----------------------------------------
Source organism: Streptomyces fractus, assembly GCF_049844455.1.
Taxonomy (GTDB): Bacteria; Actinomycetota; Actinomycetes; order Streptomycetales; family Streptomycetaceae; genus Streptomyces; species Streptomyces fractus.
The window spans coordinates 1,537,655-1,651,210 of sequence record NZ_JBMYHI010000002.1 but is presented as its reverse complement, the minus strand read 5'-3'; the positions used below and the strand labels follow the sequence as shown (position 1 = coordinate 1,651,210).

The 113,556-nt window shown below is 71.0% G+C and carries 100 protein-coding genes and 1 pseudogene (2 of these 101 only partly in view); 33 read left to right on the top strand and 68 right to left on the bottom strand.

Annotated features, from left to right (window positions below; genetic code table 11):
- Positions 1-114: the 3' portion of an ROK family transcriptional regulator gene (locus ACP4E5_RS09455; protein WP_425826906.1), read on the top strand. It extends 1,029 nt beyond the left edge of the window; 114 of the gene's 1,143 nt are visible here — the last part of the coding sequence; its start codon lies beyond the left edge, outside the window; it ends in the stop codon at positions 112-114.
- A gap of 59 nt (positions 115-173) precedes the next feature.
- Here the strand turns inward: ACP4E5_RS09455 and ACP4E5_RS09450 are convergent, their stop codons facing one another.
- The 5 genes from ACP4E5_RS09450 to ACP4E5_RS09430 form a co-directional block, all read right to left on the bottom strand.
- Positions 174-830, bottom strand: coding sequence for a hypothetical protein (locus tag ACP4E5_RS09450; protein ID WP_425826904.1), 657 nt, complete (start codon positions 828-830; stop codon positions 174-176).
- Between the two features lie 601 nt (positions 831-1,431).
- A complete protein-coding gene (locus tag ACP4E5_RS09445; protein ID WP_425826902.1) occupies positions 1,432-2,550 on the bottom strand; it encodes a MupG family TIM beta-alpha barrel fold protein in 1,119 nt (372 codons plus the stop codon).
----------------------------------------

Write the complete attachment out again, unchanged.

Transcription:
Source organism: Streptomyces fractus, assembly GCF_049844455.1.
Taxonomy (GTDB): Bacteria; Actinomycetota; Actinomycetes; order Streptomycetales; family Streptomycetaceae; genus Streptomyces; species Streptomyces fractus.
The window spans coordinates 1,537,655-1,651,210 of sequence record NZ_JBMYHI010000002.1 but is presented as its reverse complement, the minus strand read 5'-3'; the positions used below and the strand labels follow the sequence as shown (position 1 = coordinate 1,651,210).

The 113,556-nt window shown below is 71.0% G+C and carries 100 protein-coding genes and 1 pseudogene (2 of these 101 only partly in view); 33 read left to right on the top strand and 68 right to left on the bottom strand.

Annotated features, from left to right (window positions below; genetic code table 11):
- Positions 1-114: the 3' portion of an ROK family transcriptional regulator gene (locus ACP4E5_RS09455; protein WP_425826906.1), read on the top strand. It extends 1,029 nt beyond the left edge of the window; 114 of the gene's 1,143 nt are visible here — the last part of the coding sequence; its start codon lies beyond the left edge, outside the window; it ends in the stop codon at positions 112-114.
- A gap of 59 nt (positions 115-173) precedes the next feature.
- Here the strand turns inward: ACP4E5_RS09455 and ACP4E5_RS09450 are convergent, their stop codons facing one another.
- The 5 genes from ACP4E5_RS09450 to ACP4E5_RS09430 form a co-directional block, all read right to left on the bottom strand.
- Positions 174-830, bottom strand: coding sequence for a hypothetical protein (locus tag ACP4E5_RS09450; protein ID WP_425826904.1), 657 nt, complete (start codon positions 828-830; stop codon positions 174-176).
- Between the two features lie 601 nt (positions 831-1,431).
- A complete protein-coding gene (locus tag ACP4E5_RS09445; protein ID WP_425826902.1) occupies positions 1,432-2,550 on the bottom strand; it encodes a MupG family TIM beta-alpha barrel fold protein in 1,119 nt (372 codons plus the stop codon).